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Old 15th April 2013, 04:19 AM   #1
skipper is offline skipper  United States
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Default Kiwame carbon resistors

Hi All,

I have been having a tough time finding a vendor for Kiwame carbon film resistors. Can someone direct me to a vendor?

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Old 15th April 2013, 04:32 AM   #2
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kiwame resistor page

UK based.
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Old 15th April 2013, 04:33 AM   #3
JLH is offline JLH  United States
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I can recommend looking at the KOA Speer SPR series of carbon film resistors. IMO they are as good, if not better. Mouser Electronics carries them.

SPR | KOA Speer Electronics
Ah, how beautifully the orchestra sounds before a rain! In a dry sunny day there is no way for the instruments to sound this way!
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Old 15th April 2013, 05:36 AM   #4
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Michael Percy Audio lists them. Usually maintains good stock.
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Old 15th April 2013, 06:07 AM   #5
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Some time ago, there was a flurry of posts over on AA and, perhaps, here too about Kiwame resistors being, in fact, KOA-Speer. KOA-Speer is better, because they cost less. Why pay for a label?
Eli D.
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Old 15th April 2013, 03:14 PM   #6
skipper is offline skipper  United States
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Thanks all, I will look into these sources.
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Old 3rd May 2013, 04:18 AM   #7
skipper is offline skipper  United States
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OK guys another question. I am wanting these carbon film resistors because I am building a cathode resistor selector. I have a Tubelab Simple SE amp but wondering what wattage value should I use? Should I use the 5W ,3W or is 1/2W OK? For the selector switch I am planning on using a 6-position, 2-Pole, single deck rotary switch. What should the voltage rating be, should if be 250V or higher?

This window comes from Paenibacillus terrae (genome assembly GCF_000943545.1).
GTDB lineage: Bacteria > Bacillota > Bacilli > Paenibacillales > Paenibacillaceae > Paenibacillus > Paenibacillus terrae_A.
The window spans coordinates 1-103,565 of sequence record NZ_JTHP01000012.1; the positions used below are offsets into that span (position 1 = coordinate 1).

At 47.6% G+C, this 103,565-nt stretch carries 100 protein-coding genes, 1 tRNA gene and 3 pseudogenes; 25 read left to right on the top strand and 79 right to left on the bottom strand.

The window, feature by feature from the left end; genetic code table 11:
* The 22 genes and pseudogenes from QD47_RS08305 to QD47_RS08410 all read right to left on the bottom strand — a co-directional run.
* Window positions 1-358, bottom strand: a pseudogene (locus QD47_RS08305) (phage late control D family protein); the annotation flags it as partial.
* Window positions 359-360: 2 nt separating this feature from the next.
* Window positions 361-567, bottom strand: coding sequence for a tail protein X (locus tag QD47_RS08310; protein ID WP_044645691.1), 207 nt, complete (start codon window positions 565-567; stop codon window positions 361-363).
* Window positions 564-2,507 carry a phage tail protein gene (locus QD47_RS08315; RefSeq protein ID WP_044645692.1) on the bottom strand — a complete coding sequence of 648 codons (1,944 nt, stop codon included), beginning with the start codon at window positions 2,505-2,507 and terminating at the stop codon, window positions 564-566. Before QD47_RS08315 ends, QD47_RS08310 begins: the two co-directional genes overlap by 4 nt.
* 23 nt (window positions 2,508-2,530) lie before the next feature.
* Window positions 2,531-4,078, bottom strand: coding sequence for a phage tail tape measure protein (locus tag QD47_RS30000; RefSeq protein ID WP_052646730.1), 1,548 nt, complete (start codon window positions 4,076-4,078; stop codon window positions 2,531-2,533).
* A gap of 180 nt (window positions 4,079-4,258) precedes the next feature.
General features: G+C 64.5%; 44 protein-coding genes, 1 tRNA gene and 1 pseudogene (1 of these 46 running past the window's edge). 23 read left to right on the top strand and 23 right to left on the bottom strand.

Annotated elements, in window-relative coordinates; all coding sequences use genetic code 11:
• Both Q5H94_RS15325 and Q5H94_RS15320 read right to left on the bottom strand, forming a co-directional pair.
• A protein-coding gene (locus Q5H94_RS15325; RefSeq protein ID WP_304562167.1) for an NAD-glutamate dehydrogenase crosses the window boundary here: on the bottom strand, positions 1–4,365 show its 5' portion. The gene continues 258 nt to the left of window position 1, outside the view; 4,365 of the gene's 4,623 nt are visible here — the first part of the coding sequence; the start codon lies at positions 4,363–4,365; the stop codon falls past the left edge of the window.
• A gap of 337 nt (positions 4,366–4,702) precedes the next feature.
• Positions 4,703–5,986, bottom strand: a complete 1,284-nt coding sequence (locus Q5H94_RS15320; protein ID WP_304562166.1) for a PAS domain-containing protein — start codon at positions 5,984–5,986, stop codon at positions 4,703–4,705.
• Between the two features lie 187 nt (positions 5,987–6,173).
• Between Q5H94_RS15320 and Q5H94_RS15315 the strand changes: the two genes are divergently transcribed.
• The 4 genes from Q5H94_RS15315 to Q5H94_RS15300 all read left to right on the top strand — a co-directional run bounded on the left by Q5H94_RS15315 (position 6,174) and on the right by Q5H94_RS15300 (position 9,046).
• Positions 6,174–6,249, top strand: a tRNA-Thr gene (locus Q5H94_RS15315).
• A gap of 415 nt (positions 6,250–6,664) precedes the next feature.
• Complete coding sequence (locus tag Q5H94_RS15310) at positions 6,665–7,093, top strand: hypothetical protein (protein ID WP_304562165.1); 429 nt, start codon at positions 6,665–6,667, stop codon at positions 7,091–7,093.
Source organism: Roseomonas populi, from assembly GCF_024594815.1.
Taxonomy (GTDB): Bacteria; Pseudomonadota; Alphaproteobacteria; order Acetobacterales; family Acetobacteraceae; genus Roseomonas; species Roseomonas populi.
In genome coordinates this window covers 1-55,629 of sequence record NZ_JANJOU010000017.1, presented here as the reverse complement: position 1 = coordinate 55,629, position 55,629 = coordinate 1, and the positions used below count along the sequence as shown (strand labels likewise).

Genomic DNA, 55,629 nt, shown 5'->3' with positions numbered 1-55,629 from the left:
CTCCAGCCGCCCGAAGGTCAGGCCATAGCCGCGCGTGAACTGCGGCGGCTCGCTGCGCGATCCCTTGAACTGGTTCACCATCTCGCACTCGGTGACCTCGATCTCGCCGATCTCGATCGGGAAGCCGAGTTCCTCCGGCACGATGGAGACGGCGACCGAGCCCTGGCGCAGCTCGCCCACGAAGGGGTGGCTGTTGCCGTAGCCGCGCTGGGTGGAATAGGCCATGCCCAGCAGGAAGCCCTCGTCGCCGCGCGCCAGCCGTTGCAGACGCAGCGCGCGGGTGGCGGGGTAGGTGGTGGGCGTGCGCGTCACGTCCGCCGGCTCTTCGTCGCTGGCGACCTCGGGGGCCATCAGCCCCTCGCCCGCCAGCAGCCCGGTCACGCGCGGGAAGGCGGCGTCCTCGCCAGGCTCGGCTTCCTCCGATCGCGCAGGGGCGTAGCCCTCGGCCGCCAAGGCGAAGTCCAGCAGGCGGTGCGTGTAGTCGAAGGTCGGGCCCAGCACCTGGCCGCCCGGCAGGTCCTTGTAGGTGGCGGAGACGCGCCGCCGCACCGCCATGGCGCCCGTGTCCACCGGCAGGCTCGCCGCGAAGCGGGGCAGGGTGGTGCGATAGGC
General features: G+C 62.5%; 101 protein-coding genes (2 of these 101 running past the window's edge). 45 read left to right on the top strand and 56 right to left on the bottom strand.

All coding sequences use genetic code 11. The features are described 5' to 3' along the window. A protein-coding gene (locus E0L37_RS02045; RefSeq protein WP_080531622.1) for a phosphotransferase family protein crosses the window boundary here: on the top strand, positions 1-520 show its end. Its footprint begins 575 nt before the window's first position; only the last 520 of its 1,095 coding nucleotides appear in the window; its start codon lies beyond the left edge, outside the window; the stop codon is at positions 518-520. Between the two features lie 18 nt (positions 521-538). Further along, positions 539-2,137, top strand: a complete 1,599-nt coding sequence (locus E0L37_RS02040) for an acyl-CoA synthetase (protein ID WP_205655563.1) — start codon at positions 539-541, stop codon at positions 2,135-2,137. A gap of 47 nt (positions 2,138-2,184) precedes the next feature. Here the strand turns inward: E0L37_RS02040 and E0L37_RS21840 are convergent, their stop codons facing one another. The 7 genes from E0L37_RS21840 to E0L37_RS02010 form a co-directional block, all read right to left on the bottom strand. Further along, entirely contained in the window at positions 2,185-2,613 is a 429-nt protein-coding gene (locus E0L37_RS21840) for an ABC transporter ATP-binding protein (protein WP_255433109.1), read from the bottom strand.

Thanks, sorry about all the question but I need to get these things ordered.
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Old 3rd May 2013, 05:44 AM   #8
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That depends on how much current flows through your tube ?

And then the value of the resistor.

Then use ohms law to find out how much you are disspating and multiply with a safety margin to make the resistor run cool.

Bigger isnīt a bad thing in this case as long as you got room.

If you parrallel while lowering the resistance then you distribute the load and can use smaller resistors.
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Old 3rd May 2013, 06:12 AM   #9
chrish is offline chrish  Australia
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Is there any particular reason you have chosen a carbon resistor for the cathode resistor? A wire wound high wattage resistor is probably better suited. Inductance from a wire wound is negligible (see Morgan Jones 'Valve Amplifiers). Moreover, carbon produces significant distortion, particularly when placed in a position where it will pass a relatively large current (such as in your intended utilisation).

Something else to consider is how you are going to wire up the cathode resistance with the switch. The worst way would be to have each switch position switch into the circuit the exact value of the resistance required. By this I mean if you require 1200R, 1000R and 800R, you should not have a 1200R resistor, a 1000R resistor and an 800R resistor and simply switch between them. A much better solution is to have the highest resistance required hardwired into the circuit. The switch would then be used to parallel various other resistors with that fixed resistor. This way, a switch failure or an inadvertent switch selection while the amp is powered up will be less disastrous.

Last edited by chrish; 3rd May 2013 at 06:16 AM.
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Old 3rd May 2013, 06:40 AM   #10
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Since this is for testing different tubes/settings ?

What i have is a box with simple toggle switches and a bunch of painton 6W resistors in it.

That way i can combine all the resistors individually.

Itīs just a piece of perforated metall with switches and some stripboard and 2 leads coming out that attach to the circuit.
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